Before even beginning to discuss the various benefits that using additional textbooks entails, it’s necessary to take a closer look at what a textbook can do in the first place. I’m convinced that textbooks are useful, but used alone, they will never lead to mastery of a language. Textbooks are good for a number of reasons. First, the authors have chosen vocabulary that they think is suitable for students. These lists are valuable, because the authors’ guesses are a lot better than yours and they also know not to use overly complicated language that might be a waste of time at a student’s particular level. Second, textbooks explain the language, which is crucial for some learners (myself included). I cannot simply learn a language efficiently only by everyday conversations, I need a top-down approach for some elements, including but not limited to grammar. That being said, there are of course lots of things textbooks can’t teach, but that’s not the subject of this article. Also, I should mention that I prefer as challenging environments as possible for my main courses, but that’s something completely different from what I’m talking about here.

Let us look closer at vocabulary for a moment, the essence of language learning. Repeating what I explained above, a textbook can be said to be the your guide in an unfamiliar landscape after having parachuted from the sky. It indicates a direction and leads you along a path of ever increasing difficulty as the topics gradually becomes more difficult as the starting point vanishes beyond the horizon behind you. However, you mustn’t fool yourself into thinking that being able to walk a distance in one direction means that you can do the same in another. A new language is a huge landscape and even the easier parts are vast. Approaching more difficult challenges doesn’t mean that the easier ones are all mastered. This is where additional textbooks come in, but before I explain how, I shall illustrate with an example.

Consider my Chinese studies. As textbooks, I’ve primarily used the Practical Audio-Visual Chinese (although I did use Short-term Spoken Chinese for my first year). This means than when I landed in alien territory, those books took me around a carefully guided tour, introducing various subjects and topics. Perhaps this guide also resulted in a false sense of security, because even though my vocabulary and grammar is now pretty advanced in some fields, I can fail very basic vocabulary tests for areas I simply haven’t visited yet (this is true for English as well, please don’t ask me about word for cooking or cars!).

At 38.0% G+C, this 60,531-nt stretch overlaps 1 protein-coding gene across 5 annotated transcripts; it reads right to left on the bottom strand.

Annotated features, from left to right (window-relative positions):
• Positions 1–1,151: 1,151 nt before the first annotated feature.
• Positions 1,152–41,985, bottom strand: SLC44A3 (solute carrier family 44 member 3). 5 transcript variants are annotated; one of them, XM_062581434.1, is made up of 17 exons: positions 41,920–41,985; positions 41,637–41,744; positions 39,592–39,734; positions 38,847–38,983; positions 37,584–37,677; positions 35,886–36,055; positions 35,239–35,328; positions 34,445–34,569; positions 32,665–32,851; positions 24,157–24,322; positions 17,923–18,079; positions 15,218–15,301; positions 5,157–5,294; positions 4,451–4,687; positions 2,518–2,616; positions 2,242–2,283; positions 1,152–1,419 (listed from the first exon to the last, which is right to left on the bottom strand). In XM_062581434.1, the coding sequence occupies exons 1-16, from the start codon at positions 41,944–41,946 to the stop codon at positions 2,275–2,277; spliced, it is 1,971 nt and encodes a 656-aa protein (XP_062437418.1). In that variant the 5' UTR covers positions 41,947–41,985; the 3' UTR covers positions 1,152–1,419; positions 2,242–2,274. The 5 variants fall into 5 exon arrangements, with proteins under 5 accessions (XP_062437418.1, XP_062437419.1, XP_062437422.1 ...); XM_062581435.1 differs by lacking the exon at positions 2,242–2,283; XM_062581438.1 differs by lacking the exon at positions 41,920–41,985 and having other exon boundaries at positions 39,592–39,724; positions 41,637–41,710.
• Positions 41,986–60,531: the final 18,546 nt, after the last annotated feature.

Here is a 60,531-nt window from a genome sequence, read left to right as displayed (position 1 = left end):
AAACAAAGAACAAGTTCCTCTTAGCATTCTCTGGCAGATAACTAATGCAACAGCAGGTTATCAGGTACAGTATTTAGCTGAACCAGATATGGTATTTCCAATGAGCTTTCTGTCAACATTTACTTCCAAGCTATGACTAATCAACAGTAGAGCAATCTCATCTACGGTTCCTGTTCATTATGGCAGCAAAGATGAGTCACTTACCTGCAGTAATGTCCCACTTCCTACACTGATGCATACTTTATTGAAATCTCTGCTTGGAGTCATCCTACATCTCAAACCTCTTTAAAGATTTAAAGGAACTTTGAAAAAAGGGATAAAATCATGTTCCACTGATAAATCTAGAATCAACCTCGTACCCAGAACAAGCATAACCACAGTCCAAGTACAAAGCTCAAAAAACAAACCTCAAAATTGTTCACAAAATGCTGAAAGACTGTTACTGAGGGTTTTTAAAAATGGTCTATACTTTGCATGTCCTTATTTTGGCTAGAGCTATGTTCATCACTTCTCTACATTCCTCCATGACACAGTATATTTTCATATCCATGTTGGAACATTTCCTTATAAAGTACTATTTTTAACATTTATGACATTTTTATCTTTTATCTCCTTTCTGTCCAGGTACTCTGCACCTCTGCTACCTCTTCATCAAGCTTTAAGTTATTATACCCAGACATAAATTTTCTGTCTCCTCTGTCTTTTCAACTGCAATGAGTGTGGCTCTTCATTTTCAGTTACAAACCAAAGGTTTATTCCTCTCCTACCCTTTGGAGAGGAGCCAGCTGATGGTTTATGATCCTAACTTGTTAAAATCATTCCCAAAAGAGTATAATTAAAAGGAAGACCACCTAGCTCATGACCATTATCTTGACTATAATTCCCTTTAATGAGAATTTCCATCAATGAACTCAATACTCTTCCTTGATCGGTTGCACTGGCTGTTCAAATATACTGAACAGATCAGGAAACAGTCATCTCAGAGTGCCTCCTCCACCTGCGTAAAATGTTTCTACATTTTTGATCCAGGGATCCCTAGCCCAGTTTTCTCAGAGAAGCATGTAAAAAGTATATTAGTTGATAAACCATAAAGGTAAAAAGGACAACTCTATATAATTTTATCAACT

So, how might additional textbooks be used here? The thing is that they constitute new and different guided tours through the landscape, which by now should be at least partly familiar. The vocabulary is chosen by different authors with slightly different perspectives, leading to another set of words somebody thinks you really should know. Of course, no author can include all words they want, so they have to choose, but if you choose more than one author, you can learn an enormous amount of extremely useful words (this also applies to grammar, but let’s continue using vocabulary as an example). The alternative would be to choose words that you encounter in everyday life, but they might be very far from universal or not even common at all; deciding which to learn and which to ignore is almost impossible. Since you can select textbooks already at your level or below, you can expand vocabulary and strengthen fundamental grammar in quite a relaxed manner.

Again returning to studying Chinese, I’ve recently started looking into a second series of text books called Far Eastern Everyday Chinese, which is the other major textbook series used in Taiwan, and I have also used Taiwan Today: An Intermediate Course (this was what gave the impetus that resulted in this article). All the chapters studied in these books can be said to be below my level of Chinese, but that’s the whole point. Studying these chapters, I found that I knew about two thirds of the words and most grammar, but the elements I didn’t know were truly interesting. The topics chosen in these books do of course differed from the ones in Practical Audio-Visual Chinese, so some specialised vocabulary were new (one book might have a chapter on going to the swimming pool, another about playing football, for instance). Some of these I could safely ignore, but I always found lots of words I didn’t realise I was lacking before I saw them, or expressions that are genuinely useful although I had never thought of them. Continuously reading more and more challenging texts is a very inefficient way of mastering basic language skills and doesn’t ensure a complete map of the most essential parts of a foreign language.

By way of conclusion, I would like to recommend people to use more than one textbook. You don’t necessarily need to study it carefully, but do at least make sure you know the grammar and the relevant words (ignore those that are too specific in areas you have no interest in). It’s an efficient way of strengthening basic language skills and makes sure that you cover as much of the truly essential language as possible. Which textbooks to use is of course impossible to give general advice about, but for Chinese, the Taiwan Today: An Intermediate Course is an excellent choice. Good luck!